Salt-Roasted Beef Tenderloin: The Easiest, Simplest Method - Cooking Lessons from The Kitchn

Salt-Roasted Beef Tenderloin: The Easiest, Simplest Method - Cooking Lessons from The Kitchn
From The Kitchn - December 5, 2017

Every Christmas day, my small family of four shares a special holiday roast: a salt-crusted beef tenderloin. The night before, we exchange gifts with my husband's familya gaggle of nieces, nephews, aunts, and unclesand eat a smorgasbord of appetizers. But Christmas day dinner is an intimate affair that my husband and I created as newlyweds. A beef tenderloin was a huge expense that first Christmas and I did not want to mess it up, so I leaned on a technique I'd learned as an intern on Good Eats: the salt crust.

Whether you know this technique as a salt dome or a salt crust, covering a tender cut of meat or fish with a paste of egg whites and kosher salt does two things. Its primary function is to perfectly season the meat, and the second is to guarantee your successa hefty promise for two humble ingredients. Seven Christmas dinners later, this is my tried-and-true technique for cooking a juicy, flavorful beef tenderloin in a salt crust.

The Simplest, Easiest Salt-Roasted Beef Tenderloin

The ingredient list below is seven ingredients long, but at its core, this recipe requires only three: a beef tenderloin, kosher salt, and egg whites. I have only ever added ingredients or steps to this simple recipe when they improved the final roast. A beef tenderloin is one of the more expensive cuts of beef, primarily because it's prized for its tenderness, and cooking a tenderloin with a salt crust simply ensures it remains delicious.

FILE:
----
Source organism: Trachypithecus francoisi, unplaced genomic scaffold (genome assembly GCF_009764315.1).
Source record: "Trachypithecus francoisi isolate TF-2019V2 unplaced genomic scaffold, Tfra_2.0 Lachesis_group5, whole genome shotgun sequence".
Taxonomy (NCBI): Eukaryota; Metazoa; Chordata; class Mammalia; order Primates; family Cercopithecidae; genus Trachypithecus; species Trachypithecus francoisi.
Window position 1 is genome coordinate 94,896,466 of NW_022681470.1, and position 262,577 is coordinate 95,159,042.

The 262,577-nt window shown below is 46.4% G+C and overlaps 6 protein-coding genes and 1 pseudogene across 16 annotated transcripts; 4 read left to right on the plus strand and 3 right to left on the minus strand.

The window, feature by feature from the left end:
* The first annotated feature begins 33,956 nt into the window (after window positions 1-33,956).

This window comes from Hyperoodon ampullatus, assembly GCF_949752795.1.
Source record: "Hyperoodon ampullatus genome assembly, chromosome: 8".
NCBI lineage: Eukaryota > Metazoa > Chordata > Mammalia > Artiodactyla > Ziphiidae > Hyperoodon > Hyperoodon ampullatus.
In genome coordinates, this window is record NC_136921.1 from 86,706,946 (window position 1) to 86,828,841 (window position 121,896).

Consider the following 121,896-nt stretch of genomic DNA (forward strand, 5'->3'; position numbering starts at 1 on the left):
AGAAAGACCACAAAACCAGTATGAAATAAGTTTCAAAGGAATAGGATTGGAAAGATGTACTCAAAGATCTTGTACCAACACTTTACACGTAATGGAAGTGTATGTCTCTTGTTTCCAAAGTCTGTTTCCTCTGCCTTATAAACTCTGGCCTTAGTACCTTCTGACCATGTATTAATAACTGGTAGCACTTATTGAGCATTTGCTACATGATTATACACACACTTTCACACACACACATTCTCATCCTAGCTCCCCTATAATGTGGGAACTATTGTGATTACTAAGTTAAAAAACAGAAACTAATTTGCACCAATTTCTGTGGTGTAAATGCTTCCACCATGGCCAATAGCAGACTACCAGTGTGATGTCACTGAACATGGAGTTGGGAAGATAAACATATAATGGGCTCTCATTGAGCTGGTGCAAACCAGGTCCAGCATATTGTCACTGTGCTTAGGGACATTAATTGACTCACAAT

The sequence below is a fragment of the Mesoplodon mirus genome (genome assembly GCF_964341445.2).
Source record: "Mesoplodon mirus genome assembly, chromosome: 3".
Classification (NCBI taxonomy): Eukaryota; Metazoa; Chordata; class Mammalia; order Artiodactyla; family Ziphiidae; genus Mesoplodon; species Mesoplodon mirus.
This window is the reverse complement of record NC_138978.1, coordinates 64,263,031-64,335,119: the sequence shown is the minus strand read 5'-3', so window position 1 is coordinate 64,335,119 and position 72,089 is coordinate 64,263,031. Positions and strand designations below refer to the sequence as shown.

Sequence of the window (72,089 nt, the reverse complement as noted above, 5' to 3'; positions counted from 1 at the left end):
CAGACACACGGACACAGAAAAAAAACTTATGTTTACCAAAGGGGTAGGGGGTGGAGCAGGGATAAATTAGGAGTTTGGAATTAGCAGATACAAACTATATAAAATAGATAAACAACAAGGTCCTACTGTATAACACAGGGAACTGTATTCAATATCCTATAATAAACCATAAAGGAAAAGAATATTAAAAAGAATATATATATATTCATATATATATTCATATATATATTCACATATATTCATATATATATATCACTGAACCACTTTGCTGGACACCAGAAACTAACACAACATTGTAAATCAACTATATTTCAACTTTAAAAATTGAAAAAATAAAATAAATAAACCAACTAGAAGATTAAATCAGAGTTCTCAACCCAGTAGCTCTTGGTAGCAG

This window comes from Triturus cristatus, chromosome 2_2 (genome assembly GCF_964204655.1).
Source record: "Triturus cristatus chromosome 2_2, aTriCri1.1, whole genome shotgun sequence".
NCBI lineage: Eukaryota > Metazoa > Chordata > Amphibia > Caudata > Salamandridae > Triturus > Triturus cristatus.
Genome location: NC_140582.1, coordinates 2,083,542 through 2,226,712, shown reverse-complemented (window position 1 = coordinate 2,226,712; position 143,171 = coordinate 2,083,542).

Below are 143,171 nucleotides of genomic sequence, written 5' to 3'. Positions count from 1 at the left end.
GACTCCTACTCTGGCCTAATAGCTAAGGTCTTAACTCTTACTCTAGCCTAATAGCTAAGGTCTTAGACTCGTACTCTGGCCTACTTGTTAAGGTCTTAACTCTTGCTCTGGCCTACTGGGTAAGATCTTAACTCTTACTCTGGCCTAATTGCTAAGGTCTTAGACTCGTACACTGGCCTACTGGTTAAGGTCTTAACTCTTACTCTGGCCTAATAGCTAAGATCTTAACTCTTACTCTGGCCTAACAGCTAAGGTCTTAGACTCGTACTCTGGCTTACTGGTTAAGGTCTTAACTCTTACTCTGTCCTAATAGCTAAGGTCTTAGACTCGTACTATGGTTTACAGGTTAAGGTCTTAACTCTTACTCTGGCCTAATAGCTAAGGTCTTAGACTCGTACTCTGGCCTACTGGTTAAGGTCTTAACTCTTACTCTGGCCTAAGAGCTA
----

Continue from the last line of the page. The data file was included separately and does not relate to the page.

For a Better Salt Crust, Use Diamond Crystal Kosher Salt

Not all kosher salts have the same shape and size crystals. Diamond Crystal brand kosher salt has a larger, more rigid structure that makes it ideal for salt crusts. I have certainly made this with other kosher salts such as Morton's, and while it will works well enough, expect more cracking in the crust as it bakes. Be sure to use kosher salt and not a fine or flaky sea salt for making the salt crust; fine or flaky salt wo not hold up in the oven and can leave the roast salty.

Read more: Where Kosher Salt Comes from & Why It's Called Kosher

Buying a Beef Tenderloin

How to Salt Roast a Beef Tenderloin, the Step-by-Step Guide

Serving a Salt Roasted Beef Tenderloin


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